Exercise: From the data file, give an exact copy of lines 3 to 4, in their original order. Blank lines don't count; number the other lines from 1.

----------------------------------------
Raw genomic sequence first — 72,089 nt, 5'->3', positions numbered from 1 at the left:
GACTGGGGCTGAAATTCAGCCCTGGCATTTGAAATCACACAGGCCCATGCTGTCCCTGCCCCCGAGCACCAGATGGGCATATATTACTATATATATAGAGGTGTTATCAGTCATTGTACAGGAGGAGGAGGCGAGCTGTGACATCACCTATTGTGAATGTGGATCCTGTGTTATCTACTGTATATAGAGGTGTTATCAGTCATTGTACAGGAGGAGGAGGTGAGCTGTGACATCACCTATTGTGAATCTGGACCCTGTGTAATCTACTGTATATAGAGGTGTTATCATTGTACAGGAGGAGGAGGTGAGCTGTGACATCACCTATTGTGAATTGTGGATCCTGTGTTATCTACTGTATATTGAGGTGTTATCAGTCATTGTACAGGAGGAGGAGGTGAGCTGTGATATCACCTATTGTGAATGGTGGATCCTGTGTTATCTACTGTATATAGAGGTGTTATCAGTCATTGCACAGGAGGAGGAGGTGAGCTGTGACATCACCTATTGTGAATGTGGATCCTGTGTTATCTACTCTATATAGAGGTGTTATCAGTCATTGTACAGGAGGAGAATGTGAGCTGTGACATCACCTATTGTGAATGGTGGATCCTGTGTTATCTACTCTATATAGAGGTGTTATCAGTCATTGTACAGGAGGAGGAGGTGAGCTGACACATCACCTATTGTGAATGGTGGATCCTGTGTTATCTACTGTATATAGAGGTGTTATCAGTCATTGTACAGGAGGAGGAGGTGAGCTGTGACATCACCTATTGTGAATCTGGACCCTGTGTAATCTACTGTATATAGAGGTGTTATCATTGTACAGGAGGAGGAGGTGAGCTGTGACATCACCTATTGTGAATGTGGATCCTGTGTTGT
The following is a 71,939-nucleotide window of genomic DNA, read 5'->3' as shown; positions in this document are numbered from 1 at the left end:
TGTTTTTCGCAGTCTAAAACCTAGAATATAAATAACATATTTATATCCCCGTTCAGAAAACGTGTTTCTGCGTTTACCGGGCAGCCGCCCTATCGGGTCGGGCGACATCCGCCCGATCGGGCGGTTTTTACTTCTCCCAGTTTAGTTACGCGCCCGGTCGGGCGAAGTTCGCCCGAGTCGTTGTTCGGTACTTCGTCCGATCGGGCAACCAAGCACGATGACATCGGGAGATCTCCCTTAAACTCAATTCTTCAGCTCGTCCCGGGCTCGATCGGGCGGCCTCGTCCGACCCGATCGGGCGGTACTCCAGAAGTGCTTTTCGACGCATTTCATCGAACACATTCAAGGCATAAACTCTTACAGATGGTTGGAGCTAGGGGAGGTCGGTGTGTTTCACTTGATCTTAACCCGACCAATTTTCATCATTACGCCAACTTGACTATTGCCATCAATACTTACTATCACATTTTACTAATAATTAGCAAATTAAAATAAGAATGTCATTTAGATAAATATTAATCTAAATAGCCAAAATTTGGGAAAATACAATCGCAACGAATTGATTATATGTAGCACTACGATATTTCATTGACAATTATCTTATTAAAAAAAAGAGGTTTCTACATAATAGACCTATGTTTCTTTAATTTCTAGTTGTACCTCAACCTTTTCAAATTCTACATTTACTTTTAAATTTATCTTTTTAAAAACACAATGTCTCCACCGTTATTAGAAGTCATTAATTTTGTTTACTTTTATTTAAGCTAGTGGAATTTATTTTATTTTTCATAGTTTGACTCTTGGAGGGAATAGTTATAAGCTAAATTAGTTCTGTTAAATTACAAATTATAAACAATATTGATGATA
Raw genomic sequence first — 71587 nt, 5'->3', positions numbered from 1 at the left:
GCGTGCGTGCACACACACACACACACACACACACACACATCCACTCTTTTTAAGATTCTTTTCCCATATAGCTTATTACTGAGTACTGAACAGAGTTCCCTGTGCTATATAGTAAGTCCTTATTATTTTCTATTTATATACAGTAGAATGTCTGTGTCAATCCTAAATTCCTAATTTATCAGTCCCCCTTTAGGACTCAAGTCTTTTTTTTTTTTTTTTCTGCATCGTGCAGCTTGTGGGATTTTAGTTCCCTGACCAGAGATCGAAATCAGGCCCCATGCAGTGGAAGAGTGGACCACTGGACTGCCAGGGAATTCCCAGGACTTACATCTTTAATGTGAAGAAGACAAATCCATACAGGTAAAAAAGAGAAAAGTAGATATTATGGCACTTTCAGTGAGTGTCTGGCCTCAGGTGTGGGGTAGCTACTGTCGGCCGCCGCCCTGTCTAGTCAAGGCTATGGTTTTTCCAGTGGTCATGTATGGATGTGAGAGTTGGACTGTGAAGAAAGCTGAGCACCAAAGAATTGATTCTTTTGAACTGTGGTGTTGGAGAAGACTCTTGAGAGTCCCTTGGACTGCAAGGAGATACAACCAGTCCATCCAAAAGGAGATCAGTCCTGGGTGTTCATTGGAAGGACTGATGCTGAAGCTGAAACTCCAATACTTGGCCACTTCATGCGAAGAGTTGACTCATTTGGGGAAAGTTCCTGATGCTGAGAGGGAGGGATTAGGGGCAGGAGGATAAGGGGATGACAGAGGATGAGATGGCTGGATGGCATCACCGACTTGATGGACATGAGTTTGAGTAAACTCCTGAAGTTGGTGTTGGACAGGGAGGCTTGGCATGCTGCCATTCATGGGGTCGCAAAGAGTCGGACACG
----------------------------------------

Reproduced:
The following is a 71,939-nucleotide window of genomic DNA, read 5'->3' as shown; positions in this document are numbered from 1 at the left end:
TGTTTTTCGCAGTCTAAAACCTAGAATATAAATAACATATTTATATCCCCGTTCAGAAAACGTGTTTCTGCGTTTACCGGGCAGCCGCCCTATCGGGTCGGGCGACATCCGCCCGATCGGGCGGTTTTTACTTCTCCCAGTTTAGTTACGCGCCCGGTCGGGCGAAGTTCGCCCGAGTCGTTGTTCGGTACTTCGTCCGATCGGGCAACCAAGCACGATGACATCGGGAGATCTCCCTTAAACTCAATTCTTCAGCTCGTCCCGGGCTCGATCGGGCGGCCTCGTCCGACCCGATCGGGCGGTACTCCAGAAGTGCTTTTCGACGCATTTCATCGAACACATTCAAGGCATAAACTCTTACAGATGGTTGGAGCTAGGGGAGGTCGGTGTGTTTCACTTGATCTTAACCCGACCAATTTTCATCATTACGCCAACTTGACTATTGCCATCAATACTTACTATCACATTTTACTAATAATTAGCAAATTAAAATAAGAATGTCATTTAGATAAATATTAATCTAAATAGCCAAAATTTGGGAAAATACAATCGCAACGAATTGATTATATGTAGCACTACGATATTTCATTGACAATTATCTTATTAAAAAAAAGAGGTTTCTACATAATAGACCTATGTTTCTTTAATTTCTAGTTGTACCTCAACCTTTTCAAATTCTACATTTACTTTTAAATTTATCTTTTTAAAAACACAATGTCTCCACCGTTATTAGAAGTCATTAATTTTGTTTACTTTTATTTAAGCTAGTGGAATTTATTTTATTTTTCATAGTTTGACTCTTGGAGGGAATAGTTATAAGCTAAATTAGTTCTGTTAAATTACAAATTATAAACAATATTGATGATA